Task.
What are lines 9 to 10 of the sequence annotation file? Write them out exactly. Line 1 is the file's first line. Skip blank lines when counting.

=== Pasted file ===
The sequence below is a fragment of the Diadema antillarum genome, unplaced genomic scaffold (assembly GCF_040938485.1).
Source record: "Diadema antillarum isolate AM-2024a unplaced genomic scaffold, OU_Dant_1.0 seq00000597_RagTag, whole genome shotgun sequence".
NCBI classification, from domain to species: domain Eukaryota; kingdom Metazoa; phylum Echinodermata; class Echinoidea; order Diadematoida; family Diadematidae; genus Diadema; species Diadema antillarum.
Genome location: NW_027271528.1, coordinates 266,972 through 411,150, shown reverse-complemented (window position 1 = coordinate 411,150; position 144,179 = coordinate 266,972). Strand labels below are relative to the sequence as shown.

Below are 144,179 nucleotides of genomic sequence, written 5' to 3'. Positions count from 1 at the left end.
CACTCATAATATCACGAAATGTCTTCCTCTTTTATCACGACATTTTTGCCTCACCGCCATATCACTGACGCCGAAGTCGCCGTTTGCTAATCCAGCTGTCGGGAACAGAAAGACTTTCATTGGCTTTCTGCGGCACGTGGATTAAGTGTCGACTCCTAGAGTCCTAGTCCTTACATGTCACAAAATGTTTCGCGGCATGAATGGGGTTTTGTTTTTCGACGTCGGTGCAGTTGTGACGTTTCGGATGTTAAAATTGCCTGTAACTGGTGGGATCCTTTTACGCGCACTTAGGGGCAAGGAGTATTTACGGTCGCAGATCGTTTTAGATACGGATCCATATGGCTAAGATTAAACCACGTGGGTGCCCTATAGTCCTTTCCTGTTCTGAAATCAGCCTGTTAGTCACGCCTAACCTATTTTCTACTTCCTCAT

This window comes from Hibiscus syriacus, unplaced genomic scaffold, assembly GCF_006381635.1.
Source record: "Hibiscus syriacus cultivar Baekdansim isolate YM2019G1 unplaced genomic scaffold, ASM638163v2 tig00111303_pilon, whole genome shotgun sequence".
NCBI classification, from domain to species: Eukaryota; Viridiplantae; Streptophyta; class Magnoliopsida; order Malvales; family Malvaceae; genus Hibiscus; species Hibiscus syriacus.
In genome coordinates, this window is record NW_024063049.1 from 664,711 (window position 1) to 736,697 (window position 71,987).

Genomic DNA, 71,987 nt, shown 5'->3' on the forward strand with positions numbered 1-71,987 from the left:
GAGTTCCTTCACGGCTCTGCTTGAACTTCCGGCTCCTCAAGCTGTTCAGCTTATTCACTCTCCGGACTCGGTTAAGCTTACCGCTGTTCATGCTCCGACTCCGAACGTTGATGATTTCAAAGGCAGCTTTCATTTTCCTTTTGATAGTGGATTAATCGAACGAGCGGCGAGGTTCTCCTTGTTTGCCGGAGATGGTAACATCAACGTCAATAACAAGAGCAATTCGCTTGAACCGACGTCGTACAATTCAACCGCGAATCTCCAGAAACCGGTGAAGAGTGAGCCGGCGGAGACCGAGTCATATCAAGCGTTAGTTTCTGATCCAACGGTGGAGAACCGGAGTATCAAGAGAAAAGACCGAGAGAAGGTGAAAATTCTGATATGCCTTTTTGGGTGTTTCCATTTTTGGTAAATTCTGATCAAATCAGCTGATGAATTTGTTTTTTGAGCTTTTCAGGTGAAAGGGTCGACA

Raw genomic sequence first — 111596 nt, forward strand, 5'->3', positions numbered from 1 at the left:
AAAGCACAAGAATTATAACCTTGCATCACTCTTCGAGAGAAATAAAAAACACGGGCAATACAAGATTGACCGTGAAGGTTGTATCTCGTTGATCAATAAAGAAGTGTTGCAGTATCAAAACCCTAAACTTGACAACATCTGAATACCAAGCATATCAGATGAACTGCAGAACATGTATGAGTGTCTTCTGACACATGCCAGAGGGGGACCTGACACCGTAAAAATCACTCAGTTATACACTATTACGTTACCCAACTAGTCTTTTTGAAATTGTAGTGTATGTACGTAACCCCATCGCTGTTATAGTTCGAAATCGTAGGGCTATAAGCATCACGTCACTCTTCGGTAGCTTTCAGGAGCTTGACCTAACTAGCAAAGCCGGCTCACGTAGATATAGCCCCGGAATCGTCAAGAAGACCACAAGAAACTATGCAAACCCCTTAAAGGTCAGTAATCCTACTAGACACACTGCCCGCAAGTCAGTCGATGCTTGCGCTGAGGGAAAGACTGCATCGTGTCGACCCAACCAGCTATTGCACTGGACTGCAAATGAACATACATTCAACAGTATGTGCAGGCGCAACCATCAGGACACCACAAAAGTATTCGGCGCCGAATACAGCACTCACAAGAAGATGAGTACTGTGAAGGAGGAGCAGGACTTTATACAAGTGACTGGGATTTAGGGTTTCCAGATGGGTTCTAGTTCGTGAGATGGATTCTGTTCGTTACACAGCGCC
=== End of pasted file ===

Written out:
NCBI classification, from domain to species: Eukaryota; Viridiplantae; Streptophyta; class Magnoliopsida; order Malvales; family Malvaceae; genus Hibiscus; species Hibiscus syriacus.
In genome coordinates, this window is record NW_024063049.1 from 664,711 (window position 1) to 736,697 (window position 71,987).